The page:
Using continuous data protection (CDP) in your backup and recovery plan: A tutorial

In this tutorial on using continuous data protection in your backup and recovery plan, learn about near vs. real time CDP and what to look for in a CDP tool.

By Alan R. Earls


Besides being a technology and a term in backup and recovery, continuous data protection (CDP) is also a goal for anyone concerned about protecting information, especially those handling transaction processing and other applications where even a brief data loss could be costly.

The Storage Networking Industry Association (SNIA) defines CDP as "a class of mechanisms that continuously capture or track data modifications enabling recovery to previous points in time." But that simple statement is complicated by the fact that, in practice, there are many different ways of accomplishing CDP, ranging from the relatively conventional method of simply conducting backups or snapshots on a more granular basis (sometimes called "near real time") to the more adroit "true"/ "real" CDP, which manages to record every change in data whenever it occurs.

In this tutorial on using continuous data protection in your backup and recovery plan, learn about near vs. real-time CDP and what to look for in a CDP tool.


True continuous data protection 
CDP products 
Near vs. real CDP 




According to David G. Hill, principal/analyst at the Mesabi Group, with true CDP an organization can potentially build any recovery point they wish using a disk-array-based data protection appliance and appropriate software. In general, he said, CDP appliances continually record changes of data without having to interrupt an application's I/O processing (unlike a snapshot or point-in-time copy). In fact, he pointed out, a key element in true CDP is its ability to provide an any-point-in-time (APIT) copy of the data, without having to predefine a specific point in time when a copy should have been made.

In fact, though, today "CDP is often being implemented as an additional functionality within backup/software suites," said Hill. In these instances, CDP is usually not a new backup approach but rather more of a complement to traditional backup methods.

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Steve Scully, research manager at IDC, said the very fact that CDP is often viewed as an "extra," complimenting existing backup processes, is tending to limit its impact on the market. "There was a time when some vendors expected to build a billion dollar business around the CDP concept but it just hasn't happened," he said. Instead, there has been a trickle of new or renewed applications, appliances and business relationships, but so far nothing has come along to set the market on fire. "For most companies, CDP is simply not part of their view of standard operating procedures," he added.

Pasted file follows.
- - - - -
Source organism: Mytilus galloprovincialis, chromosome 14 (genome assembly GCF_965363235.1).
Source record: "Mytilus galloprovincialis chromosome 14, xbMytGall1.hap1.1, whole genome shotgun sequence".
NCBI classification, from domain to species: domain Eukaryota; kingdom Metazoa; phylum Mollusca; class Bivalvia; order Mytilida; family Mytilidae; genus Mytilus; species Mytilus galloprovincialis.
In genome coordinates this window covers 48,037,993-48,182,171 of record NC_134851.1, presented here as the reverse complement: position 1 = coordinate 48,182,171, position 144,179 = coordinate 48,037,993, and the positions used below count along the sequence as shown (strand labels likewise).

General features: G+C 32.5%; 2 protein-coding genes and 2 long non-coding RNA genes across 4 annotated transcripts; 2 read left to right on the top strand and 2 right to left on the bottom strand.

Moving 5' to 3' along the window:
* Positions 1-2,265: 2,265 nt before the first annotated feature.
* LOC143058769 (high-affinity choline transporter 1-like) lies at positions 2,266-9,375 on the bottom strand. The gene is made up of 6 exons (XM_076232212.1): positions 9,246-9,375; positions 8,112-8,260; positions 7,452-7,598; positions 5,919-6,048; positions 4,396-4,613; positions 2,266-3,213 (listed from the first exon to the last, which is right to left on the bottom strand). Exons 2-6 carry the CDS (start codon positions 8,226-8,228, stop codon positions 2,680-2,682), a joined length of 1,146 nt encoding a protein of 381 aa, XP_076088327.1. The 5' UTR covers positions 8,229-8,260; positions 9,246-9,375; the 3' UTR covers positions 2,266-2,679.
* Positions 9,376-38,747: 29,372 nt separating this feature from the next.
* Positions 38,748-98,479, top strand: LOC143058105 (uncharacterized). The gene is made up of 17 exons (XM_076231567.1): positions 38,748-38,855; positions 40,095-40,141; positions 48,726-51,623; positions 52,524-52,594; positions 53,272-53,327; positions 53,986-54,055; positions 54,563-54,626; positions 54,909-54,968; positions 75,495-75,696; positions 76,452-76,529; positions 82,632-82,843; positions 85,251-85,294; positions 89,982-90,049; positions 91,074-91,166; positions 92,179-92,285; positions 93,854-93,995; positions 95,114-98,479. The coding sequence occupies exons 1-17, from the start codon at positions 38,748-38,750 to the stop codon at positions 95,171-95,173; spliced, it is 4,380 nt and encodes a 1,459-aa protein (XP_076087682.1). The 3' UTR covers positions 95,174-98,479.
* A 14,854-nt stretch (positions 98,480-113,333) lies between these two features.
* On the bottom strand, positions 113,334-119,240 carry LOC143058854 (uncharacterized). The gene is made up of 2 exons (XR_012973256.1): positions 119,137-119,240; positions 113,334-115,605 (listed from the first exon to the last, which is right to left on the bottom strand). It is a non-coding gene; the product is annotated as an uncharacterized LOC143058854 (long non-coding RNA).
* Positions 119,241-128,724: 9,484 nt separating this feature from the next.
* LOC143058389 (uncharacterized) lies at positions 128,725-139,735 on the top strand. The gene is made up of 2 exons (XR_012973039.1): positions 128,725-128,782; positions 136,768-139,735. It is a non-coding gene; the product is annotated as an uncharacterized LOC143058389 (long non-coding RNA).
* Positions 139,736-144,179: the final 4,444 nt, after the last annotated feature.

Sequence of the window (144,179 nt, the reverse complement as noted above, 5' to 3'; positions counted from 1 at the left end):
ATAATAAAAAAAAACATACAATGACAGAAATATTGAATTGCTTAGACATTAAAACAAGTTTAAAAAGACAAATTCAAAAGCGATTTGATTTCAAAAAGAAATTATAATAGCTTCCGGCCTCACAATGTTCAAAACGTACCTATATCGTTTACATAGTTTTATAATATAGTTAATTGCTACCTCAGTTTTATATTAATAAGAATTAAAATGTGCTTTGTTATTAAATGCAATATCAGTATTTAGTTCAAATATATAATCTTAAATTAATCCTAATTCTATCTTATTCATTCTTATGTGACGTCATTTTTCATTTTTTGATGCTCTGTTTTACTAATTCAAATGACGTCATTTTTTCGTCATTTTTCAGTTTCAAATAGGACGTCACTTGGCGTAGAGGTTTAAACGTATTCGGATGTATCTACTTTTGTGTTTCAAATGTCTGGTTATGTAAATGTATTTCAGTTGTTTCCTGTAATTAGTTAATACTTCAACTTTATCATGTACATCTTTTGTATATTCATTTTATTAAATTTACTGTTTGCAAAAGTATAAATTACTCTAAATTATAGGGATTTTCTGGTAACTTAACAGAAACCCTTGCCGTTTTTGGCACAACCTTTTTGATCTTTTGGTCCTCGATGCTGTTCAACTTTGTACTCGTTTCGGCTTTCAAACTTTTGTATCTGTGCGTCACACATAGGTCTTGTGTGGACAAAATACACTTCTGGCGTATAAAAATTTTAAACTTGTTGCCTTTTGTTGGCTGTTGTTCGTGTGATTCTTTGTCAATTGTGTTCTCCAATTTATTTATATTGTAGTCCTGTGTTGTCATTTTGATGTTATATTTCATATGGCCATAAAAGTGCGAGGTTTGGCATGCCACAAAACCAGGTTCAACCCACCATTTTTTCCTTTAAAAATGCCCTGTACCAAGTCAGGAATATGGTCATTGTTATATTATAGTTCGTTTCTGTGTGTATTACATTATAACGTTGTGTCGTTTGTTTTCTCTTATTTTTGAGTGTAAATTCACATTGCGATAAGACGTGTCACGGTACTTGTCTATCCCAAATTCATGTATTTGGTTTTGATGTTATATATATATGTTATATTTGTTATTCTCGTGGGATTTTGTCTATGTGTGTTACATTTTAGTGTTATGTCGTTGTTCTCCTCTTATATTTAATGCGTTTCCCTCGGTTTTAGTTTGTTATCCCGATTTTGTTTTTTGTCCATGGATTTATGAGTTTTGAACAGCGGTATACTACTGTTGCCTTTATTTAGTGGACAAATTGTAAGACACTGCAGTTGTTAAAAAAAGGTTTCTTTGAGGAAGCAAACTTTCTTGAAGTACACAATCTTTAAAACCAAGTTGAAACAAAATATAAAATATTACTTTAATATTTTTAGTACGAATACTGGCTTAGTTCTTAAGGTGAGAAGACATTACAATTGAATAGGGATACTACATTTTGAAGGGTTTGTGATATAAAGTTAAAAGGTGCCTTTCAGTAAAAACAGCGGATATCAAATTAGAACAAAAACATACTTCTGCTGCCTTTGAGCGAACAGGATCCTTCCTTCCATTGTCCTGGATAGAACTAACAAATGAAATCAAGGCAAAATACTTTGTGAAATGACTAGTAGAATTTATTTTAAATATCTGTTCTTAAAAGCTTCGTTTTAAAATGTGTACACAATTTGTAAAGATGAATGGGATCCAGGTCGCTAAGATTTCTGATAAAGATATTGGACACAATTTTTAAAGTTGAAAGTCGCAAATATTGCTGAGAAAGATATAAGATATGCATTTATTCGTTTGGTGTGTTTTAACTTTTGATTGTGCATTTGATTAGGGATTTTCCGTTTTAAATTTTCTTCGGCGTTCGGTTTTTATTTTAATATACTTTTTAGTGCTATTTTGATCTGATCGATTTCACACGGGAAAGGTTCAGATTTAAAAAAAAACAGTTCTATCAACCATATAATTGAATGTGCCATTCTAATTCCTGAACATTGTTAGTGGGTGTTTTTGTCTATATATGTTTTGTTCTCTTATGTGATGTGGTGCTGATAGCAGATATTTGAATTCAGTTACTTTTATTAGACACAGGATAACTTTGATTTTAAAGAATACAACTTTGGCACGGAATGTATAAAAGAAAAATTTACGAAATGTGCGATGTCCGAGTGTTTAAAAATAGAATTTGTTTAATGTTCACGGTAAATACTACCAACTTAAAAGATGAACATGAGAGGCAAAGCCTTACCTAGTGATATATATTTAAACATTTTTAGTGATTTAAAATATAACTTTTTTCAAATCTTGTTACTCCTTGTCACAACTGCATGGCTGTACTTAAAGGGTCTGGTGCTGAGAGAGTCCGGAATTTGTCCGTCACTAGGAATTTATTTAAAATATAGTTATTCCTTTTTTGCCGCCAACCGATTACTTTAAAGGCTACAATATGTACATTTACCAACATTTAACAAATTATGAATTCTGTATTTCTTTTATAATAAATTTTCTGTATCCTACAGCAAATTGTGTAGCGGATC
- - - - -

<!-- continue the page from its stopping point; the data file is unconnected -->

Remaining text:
"If people are already doing a nightly backup and have the infrastructure built around that, CDP can add value," he said. However, unless it can be shown to offer really significant benefits, Scully said most companies are reluctant to adopt CDP. "If you have already built a solid process you aren't likely to adopt CDP," he said. Furthermore, if you tend to archive your backups for a long time, most CDP functions won't match that goal, he added.

Still, while CDP may not be for everyone, its capabilities can be important, especially for companies that can't afford data losses.


Editor's Tip: Learn about CDP and its role in backup and recovery in this article.



Scully said CDP is available in a wide range of capabilities starting with high-level, enterprise-style apps such as EMC Corp. RecoverPoint, which is very capable but tends to be tied to the EMC environment and demands a hefty installation budget. Then there are a number of traditional backup providers that have acquired CDP capabilities through acquisition such as CA with XOsoft and IBM Corp. with the Tivoli Storage Manager FastBack product acquired from FilesX in 2008. Additionally, a lot of companies have put some kind of CDP into their traditional backup products. Examples include those from CommVault and Symantec Corp.'s NetBackup RealTime.

"One of the most interesting smaller companies is InMage Systems and their InMage Appshot technology, which is another appliance-based approach to CDP that is now being co-branded and offered through Hitachi as Hitachi Data Protection," said Scully

Last but not least, Scully said for small- to medium-sized businesses (SMBs) seeking CDP, one of the most obvious choices is SonicWall, which offers an easy to use appliance-type product.


Editor's Tip: Read this tip for more information on SMBs and continuous data protection.



Continuous data protection and near-continuous data protection offer recovery options that are simply not possible with a traditional backup system. Both CDP and near-CDP support instantaneous recovery, allowing your application to immediately mount a recovery image when the primary image is damaged. The difference between the two is the recovery point objective (RPO) that they offer; CDP offers an RPO of 0, and near-CDP offers an RPO of however often you are taking a snapshot (typically one hour).


Editor's Tip: In this podcast with backup and recovery expert W. Curtis Preston, learn about the pros and cons of near vs. real CDP.


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